• For example, if you invented a broom that oscillates back and forth to clean more efficiently, you could physically cut the head of a broom off, drill the hinge into place, and wire the motor yourself to see what it will look like. You could also hire a fabricator to make a custom hinge and a soldering hobbyist to put the motor together.
  • For service-based products, your prototype might include a description of your services, a logo, or an outline of how the service would work.
  • If you’re inventing an app or website, you might sketch out the home screen, logo, and menu options. Then, you could design the pages in Photoshop or code a few screens yourself. Alternatively, you could hire a freelance coder to craft a basic version of the app for you.

4. Consider how you would improve on things that already exist. Inventions don’t need to be radical, brand new ideas. The LED lightbulb was a brilliant invention, but it’s not like lightbulbs didn’t already exist! If you can slightly improve upon a thing that already exists, you’ll have a major edge when it comes to marketing your product. Just make sure that you aren’t explicitly ripping off a specific brand if you go this route.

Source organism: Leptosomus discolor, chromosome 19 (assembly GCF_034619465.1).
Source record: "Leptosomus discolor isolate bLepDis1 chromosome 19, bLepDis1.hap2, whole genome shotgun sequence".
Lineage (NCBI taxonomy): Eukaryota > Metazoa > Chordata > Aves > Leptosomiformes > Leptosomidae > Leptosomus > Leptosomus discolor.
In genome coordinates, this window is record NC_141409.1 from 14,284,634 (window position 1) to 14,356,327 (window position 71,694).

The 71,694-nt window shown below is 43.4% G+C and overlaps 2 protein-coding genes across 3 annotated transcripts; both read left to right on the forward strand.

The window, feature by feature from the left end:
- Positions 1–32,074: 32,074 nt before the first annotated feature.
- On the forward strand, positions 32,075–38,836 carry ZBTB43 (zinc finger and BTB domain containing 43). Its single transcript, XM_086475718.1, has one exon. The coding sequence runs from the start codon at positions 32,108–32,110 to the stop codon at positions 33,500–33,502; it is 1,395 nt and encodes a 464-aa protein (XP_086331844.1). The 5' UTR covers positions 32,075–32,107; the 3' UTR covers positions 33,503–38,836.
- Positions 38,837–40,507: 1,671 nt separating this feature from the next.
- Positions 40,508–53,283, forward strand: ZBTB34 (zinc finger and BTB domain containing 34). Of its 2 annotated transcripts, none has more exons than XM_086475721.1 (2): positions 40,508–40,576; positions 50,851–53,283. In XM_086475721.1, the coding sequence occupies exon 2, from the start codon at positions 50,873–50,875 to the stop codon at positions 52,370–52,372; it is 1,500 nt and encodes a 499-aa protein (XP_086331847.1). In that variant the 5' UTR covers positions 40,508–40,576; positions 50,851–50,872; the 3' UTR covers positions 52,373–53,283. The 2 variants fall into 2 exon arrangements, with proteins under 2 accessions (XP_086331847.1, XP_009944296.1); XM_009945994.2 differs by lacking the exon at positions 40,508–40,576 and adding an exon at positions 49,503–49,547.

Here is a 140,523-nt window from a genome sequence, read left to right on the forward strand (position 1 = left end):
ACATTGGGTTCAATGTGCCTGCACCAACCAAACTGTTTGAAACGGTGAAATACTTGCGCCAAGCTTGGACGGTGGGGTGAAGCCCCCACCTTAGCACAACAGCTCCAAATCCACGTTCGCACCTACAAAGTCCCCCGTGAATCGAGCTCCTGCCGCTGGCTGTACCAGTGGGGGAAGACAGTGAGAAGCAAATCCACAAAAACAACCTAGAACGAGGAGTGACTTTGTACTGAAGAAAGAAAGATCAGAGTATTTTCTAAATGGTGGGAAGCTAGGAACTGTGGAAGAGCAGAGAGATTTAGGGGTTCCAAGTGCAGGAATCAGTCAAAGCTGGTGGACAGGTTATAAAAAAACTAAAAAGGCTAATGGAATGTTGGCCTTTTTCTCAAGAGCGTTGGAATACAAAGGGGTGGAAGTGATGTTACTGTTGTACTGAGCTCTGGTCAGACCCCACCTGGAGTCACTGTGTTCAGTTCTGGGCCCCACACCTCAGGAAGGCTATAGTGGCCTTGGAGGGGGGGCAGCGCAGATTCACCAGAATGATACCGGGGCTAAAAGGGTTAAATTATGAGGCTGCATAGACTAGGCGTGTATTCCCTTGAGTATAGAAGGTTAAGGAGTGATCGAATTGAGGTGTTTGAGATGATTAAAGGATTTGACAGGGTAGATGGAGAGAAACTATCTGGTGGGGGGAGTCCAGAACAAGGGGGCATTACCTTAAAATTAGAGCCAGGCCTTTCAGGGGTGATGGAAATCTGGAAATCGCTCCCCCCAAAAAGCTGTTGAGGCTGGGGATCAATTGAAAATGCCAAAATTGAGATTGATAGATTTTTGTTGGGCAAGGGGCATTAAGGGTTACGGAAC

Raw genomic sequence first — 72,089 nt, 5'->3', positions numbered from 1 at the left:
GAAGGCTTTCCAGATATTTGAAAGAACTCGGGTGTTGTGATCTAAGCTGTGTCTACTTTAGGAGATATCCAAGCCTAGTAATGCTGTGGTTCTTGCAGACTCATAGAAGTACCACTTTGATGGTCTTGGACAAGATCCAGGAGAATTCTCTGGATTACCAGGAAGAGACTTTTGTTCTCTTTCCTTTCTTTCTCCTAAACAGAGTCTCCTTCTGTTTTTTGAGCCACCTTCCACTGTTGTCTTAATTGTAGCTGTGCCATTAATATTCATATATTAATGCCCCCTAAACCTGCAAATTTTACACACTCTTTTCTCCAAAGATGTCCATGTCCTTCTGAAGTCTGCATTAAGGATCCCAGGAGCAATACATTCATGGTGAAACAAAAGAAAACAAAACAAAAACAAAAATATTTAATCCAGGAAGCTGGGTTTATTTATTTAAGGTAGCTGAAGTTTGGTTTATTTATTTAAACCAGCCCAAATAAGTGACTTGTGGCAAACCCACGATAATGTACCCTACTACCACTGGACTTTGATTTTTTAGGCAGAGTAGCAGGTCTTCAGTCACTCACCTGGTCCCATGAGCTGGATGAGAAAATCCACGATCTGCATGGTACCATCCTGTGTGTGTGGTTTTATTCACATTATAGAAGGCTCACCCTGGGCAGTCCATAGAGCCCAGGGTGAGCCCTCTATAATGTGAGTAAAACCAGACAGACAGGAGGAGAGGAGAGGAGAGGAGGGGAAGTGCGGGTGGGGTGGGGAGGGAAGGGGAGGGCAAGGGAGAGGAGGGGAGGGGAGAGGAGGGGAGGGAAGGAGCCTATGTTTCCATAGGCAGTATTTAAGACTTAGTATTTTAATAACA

• For example, there were other social media sites around before Facebook—MySpace and Friendster. What did Facebook do differently? It was easy to use. You didn’t need to know HTML to customize your page like MySpace users did, and you didn’t need to search for posts other users made like Friendster.
  • Think about where your talents lie. If you know a lot about wiring, you might consider trying to invent a better light switch, keyboard, or alarm clock. If you’re really creative and good at coding, you could try inventing a new photography app that makes editing easy.

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Inventor ideas

5. Think about problems that desperately need solving. Consider all of the minor inconveniences in your daily life. From the time it takes for your phone battery to charge, to lost car keys, there are all kinds of normal problems out there that people would happily pay money to solve. While it’s possible to come up with the problem you’re going to solve after you have an idea for an invention, it’s much easier to identify the problem first.

  • Is there something in your personal life that drives you insane and there’s no solution out there, try to brainstorm what a potential solution looks like. If you always sleep through your alarm clock, what could you do to make that impossible? If you’re really bad at remembering names or dates, what kind of app might you invent?